Oakland, California 94613
Founded in 1852 as the first college in the West for women, Mills continues its commitment to the education of women at the undergraduate level but has graduate programs open to both men and women. Mills remains a small, private, liberal arts college located in an urban center on a beautiful 135-acre campus noted for its tall eucalyptus and pines, rolling hills, and streams. Architecture on the campus includes Mills Hall, a Victorian-style campus center building that is listed on the National Register of Historic Places; gracious Spanish-style dormitories and classroom buildings, and contemporary building designs. Mills is accredited by the Western Association of Schools and Colleges.
The graduate student enrollment at Mills is 459. The undergraduate enrollment was more than 750. Approximately 25 percent of the graduate population were men, 20 percent were members of minority groups, and 1 percent were international students. Students come from many parts of the United States and many areas of the world. Mills encourages diversity in its student body and is working to increase diversity throughout the Mills academic community.
Mills is located on a 135-acre wooded campus in Oakland, California, one of the most culturally diverse cities in the United States. The campus is minutes away from the East Bay Redwood Parks, 20 minutes from downtown San Francisco, and 30 minutes from the beaches of the Pacific Ocean.
Programs of study and degree requirements
Graduate programs at Mills are offered to both men and women in the arts, sciences, and education, all programs for which the College has a reputation for excellence. Graduate degree programs include the Master of Arts or the Master of Fine Arts (M.F.A.) in creative writing, dance (choreography and performance) English, music (composition, performance and literature, electronic music and recording media), and studio art. In addition, the College offers the Master of Arts in the areas of child development/early childhood education, child life in hospitals, interdisciplinary computer science, and teaching. Special nondegree certificate graduate programs also attract students to Mills from many parts of the nation and the world. The highly competitive postbaccalaureate Pre-Medical Certificate Program is for college graduates who have decided to pursue a health professions career but lack the basic science courses. In computer science, a New Horizons Certificate Program is available to college graduates who find barriers in their path to graduate study or employment because of a lack of exposure to sophisticated computer concepts.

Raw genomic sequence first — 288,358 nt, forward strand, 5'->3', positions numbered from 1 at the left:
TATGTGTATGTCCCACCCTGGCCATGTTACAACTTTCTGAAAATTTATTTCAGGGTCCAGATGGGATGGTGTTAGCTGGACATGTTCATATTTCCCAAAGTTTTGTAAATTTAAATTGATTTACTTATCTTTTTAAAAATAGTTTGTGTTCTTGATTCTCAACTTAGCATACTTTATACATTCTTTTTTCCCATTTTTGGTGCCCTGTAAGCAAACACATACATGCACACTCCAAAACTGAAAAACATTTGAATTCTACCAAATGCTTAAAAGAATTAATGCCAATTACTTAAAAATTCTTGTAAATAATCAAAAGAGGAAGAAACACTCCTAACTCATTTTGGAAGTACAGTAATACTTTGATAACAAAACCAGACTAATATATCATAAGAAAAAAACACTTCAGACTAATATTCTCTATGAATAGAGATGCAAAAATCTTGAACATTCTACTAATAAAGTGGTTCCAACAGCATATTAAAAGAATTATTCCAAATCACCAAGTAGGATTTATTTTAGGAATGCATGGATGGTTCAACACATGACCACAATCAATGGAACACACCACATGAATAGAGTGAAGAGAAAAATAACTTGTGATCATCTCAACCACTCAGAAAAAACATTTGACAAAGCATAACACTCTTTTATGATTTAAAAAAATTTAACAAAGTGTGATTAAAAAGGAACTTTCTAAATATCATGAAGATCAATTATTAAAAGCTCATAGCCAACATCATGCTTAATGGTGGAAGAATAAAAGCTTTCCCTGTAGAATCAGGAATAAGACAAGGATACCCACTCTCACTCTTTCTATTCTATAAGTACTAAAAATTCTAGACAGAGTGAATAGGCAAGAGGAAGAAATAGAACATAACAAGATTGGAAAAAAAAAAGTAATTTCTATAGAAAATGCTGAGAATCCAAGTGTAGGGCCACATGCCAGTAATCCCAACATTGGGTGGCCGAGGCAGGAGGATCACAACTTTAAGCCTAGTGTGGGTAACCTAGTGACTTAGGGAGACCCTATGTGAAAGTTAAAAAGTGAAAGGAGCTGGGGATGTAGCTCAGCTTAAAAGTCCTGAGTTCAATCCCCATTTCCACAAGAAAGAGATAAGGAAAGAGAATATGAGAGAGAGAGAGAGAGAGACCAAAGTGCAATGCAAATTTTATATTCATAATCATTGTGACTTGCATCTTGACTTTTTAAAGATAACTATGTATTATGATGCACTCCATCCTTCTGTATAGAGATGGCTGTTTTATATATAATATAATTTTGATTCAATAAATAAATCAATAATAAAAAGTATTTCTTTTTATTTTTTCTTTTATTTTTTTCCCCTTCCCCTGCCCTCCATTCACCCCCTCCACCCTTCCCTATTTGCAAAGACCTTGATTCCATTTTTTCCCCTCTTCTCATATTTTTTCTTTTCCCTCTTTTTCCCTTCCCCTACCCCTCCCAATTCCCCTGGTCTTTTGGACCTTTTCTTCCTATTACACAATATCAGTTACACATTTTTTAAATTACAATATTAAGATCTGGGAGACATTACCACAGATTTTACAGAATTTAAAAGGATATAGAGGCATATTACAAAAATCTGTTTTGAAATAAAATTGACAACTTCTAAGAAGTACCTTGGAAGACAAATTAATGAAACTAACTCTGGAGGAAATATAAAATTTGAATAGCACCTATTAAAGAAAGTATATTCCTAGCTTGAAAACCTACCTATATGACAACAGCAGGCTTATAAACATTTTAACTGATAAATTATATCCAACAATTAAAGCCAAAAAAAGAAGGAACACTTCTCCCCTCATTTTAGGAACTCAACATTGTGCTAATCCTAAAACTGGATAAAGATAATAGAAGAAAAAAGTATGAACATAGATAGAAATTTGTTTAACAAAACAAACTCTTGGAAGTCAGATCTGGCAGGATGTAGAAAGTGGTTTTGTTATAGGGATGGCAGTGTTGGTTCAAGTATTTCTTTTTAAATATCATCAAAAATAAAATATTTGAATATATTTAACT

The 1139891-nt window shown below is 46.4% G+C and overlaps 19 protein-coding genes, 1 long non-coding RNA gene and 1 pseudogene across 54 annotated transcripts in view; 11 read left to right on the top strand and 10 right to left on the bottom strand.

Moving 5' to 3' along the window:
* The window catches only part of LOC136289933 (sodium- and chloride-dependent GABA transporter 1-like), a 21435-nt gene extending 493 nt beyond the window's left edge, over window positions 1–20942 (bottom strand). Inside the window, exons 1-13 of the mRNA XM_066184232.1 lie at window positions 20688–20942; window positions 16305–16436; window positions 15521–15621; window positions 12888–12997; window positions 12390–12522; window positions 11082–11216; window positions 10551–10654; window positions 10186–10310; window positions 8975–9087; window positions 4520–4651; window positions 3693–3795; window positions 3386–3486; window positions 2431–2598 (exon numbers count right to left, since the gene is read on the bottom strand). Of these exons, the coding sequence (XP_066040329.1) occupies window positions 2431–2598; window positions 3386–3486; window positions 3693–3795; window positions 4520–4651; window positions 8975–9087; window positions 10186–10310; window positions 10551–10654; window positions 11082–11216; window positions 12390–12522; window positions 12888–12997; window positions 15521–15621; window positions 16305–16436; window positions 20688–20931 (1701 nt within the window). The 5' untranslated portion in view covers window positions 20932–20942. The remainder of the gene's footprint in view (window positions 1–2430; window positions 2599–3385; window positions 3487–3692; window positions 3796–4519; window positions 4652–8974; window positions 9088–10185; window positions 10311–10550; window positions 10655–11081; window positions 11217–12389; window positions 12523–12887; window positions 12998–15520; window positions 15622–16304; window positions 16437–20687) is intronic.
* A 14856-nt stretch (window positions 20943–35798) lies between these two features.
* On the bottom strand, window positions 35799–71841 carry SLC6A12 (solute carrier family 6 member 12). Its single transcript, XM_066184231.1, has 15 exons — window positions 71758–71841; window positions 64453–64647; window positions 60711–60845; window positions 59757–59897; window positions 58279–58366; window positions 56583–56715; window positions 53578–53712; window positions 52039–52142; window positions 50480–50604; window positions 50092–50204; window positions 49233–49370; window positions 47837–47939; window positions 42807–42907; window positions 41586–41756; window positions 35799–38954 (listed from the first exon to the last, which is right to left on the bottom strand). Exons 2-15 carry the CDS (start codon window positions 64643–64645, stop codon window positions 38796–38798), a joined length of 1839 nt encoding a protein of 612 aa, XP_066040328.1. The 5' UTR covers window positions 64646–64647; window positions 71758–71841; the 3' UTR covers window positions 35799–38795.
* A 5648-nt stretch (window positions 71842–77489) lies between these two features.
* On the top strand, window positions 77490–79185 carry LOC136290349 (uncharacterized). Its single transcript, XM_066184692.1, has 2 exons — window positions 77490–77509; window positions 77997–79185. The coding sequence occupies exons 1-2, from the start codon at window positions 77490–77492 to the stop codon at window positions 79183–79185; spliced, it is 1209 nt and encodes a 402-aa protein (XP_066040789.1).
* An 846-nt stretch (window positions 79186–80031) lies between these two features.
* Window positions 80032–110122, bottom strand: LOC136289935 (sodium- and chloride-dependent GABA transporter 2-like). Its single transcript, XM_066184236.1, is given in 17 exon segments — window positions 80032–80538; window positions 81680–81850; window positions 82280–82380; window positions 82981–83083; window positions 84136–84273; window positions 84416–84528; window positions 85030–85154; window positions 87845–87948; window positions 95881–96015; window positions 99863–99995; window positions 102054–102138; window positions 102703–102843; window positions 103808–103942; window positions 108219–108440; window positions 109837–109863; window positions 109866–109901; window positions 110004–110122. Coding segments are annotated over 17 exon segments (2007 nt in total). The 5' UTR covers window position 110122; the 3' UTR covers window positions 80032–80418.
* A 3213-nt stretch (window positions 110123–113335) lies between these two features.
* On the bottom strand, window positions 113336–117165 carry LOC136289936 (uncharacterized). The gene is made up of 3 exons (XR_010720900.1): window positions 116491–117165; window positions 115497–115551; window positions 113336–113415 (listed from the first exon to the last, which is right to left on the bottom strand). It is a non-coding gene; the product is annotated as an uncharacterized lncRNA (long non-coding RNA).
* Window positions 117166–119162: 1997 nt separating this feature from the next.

The Department of Education offers combined Master of Arts degree and teacher credential programs with specializations in early childhood, elementary, and secondary education and in the hospitalized child. A nationally recognized and successful model for preparation of math and science teachers recruits applicants in midcareer who wish to become teachers. Graduate students in the teacher preparation and child development programs benefit from fieldwork in the Mills College Children's School, a laboratory school that continues to maintain its reputation as a leader in the education of young children and the training of professionals in the field. In addition, Mills now offers a Master of Arts (M.A.) as well as a Doctor of Education (Ed.D.) degree and an Administrative Services Credential (ASC) in educational leadership. These programs prepare candidates for current challenges facing school administrators.
All graduate degree programs require at least two years of full-time study. Required courses of study range from ten courses (40 semester hours) to twelve courses (48 semester hours). Students must complete their degrees within five years after initial enrollment, except for the Master of Arts in Teaching, which allows a maximum of eight years for completion.
Facilities & Resources